January 21, 2019

Saturday evening I visited our local Arts Centre cinema to see Stan & Ollie. The actors embodied their subjects in a remarkable way. There was a poetry, tenderness, and delicacy in the work of Laurel and Hardy. Their slapstick has always seemed to me to be about something more than it appeared. They were our representatives: hapless and bungling humanity, underpinned by reconciliation and forgiveness. I cannot help but think that Beckett’s characters of Vladimir and Estragon in Waiting for Godot weren’t inspired by the comic duo.

On Sunday, I talked over some of the issues with which I’ve been doing battle in my non-working life. The conversation was helpful, and one of a number of lunchtime chin-wags that will need to be had with others in the weeks ahead. After lunch, we walked the promenade from start to finish, from North to South Beach. And I looked out towards the horizon and down at the shale and the incoming tide, and remembered and smiled.

Monday, January 21.
9.00 am: On with another day of second-year painting feedback tutorials:

‘You have to be curious about what you’re curious about’
’What does painting achieve that no other medium can?’
’Keep your radar wide and your ambitions high’
[Of serial work]: ‘If you paint a subject enough times, it’ll disappear; the endeavour will then become about the act of perception and painting, principally’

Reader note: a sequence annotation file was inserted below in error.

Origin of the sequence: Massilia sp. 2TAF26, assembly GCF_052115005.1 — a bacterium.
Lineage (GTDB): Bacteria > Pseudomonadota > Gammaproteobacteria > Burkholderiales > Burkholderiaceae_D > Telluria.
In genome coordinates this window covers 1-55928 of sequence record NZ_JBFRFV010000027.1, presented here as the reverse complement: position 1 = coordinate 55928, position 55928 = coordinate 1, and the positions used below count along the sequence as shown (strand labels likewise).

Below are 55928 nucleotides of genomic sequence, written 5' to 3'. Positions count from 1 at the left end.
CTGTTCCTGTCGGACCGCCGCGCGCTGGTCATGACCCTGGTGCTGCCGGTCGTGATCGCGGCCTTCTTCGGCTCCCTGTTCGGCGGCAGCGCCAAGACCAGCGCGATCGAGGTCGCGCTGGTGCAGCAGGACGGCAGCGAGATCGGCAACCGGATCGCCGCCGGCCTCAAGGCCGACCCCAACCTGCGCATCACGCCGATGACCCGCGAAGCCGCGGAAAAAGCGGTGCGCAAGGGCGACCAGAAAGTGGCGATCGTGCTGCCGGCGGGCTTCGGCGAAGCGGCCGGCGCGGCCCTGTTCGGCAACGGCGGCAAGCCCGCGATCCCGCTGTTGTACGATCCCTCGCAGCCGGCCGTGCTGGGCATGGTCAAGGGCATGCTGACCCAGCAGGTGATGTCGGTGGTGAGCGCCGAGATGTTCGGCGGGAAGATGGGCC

’Memory is the camera of feeling’
‘You discovered something that you didn’t expect’
’In the second year of study, development is rarely linear. Rather, it’s like a pool of liquid that’s constantly expanding’
’Some students astonish; they’re invariably those who demand far more of themselves than do their tutors’
‘Get up, get out, and get on!’
‘You don’t see it? Really?’
’No amount of external pressure and encouragement will make you a more motivated student. The problem begins and ends with yourself’
‘You’ll do best at that in which your heart is invested’
S: ‘I accidentally trod on my tube of paint; that’s why it looks like that’
T: ‘Happy to be mediocre, then?’

Lunch was taken on the trot:

‘Oouff! Oouff!’ I embarrassed myself, again, by chasing a student’s guide dog under the table while making doggy noises. 4.00 pm: The ‘knackered-factor’ had kicked in. One of my colleagues came to the rescue, and gave me a square of 74% (a curious percentage) Tesco-brand, cheap-dark chocolate. It was special in its own way; and I was grateful for any crumb of comfort at that time of the day:

4.50 pm: Our last assessment was at Old College. 5.30 pm: An end of things … until tomorrow.

7.30 pm: An evening of catching up with emails and other correspondence that had landed during the day, student reference requests, and postgraduate admin. Invariably, the press of assessments means that other tasks, too – such as teaching preparation for the week ahead and the drive to push research projects further towards resolution – fall behind. I shall redouble my efforts in these respects over the next few days.




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